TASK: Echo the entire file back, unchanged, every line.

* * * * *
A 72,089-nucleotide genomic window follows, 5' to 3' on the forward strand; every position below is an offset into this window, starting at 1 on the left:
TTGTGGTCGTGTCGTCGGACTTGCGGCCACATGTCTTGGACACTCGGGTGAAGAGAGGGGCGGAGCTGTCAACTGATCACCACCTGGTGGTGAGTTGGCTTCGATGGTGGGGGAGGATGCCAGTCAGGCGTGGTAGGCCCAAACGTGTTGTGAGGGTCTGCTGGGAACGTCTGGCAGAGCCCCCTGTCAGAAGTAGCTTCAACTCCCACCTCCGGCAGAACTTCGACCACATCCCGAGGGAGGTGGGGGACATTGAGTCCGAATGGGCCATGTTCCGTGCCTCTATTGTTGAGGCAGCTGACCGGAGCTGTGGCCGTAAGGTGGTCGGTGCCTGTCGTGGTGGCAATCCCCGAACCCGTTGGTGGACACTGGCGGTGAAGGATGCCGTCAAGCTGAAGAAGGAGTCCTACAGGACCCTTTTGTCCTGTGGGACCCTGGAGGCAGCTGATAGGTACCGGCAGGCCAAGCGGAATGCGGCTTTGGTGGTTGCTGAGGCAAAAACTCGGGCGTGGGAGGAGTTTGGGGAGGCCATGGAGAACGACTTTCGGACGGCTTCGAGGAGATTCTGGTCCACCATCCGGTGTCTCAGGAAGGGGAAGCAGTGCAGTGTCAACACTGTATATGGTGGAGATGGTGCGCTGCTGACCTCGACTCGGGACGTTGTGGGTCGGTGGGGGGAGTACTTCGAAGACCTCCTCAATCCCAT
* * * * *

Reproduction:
A 72,089-nucleotide genomic window follows, 5' to 3' on the forward strand; every position below is an offset into this window, starting at 1 on the left:
TTGTGGTCGTGTCGTCGGACTTGCGGCCACATGTCTTGGACACTCGGGTGAAGAGAGGGGCGGAGCTGTCAACTGATCACCACCTGGTGGTGAGTTGGCTTCGATGGTGGGGGAGGATGCCAGTCAGGCGTGGTAGGCCCAAACGTGTTGTGAGGGTCTGCTGGGAACGTCTGGCAGAGCCCCCTGTCAGAAGTAGCTTCAACTCCCACCTCCGGCAGAACTTCGACCACATCCCGAGGGAGGTGGGGGACATTGAGTCCGAATGGGCCATGTTCCGTGCCTCTATTGTTGAGGCAGCTGACCGGAGCTGTGGCCGTAAGGTGGTCGGTGCCTGTCGTGGTGGCAATCCCCGAACCCGTTGGTGGACACTGGCGGTGAAGGATGCCGTCAAGCTGAAGAAGGAGTCCTACAGGACCCTTTTGTCCTGTGGGACCCTGGAGGCAGCTGATAGGTACCGGCAGGCCAAGCGGAATGCGGCTTTGGTGGTTGCTGAGGCAAAAACTCGGGCGTGGGAGGAGTTTGGGGAGGCCATGGAGAACGACTTTCGGACGGCTTCGAGGAGATTCTGGTCCACCATCCGGTGTCTCAGGAAGGGGAAGCAGTGCAGTGTCAACACTGTATATGGTGGAGATGGTGCGCTGCTGACCTCGACTCGGGACGTTGTGGGTCGGTGGGGGGAGTACTTCGAAGACCTCCTCAATCCCAT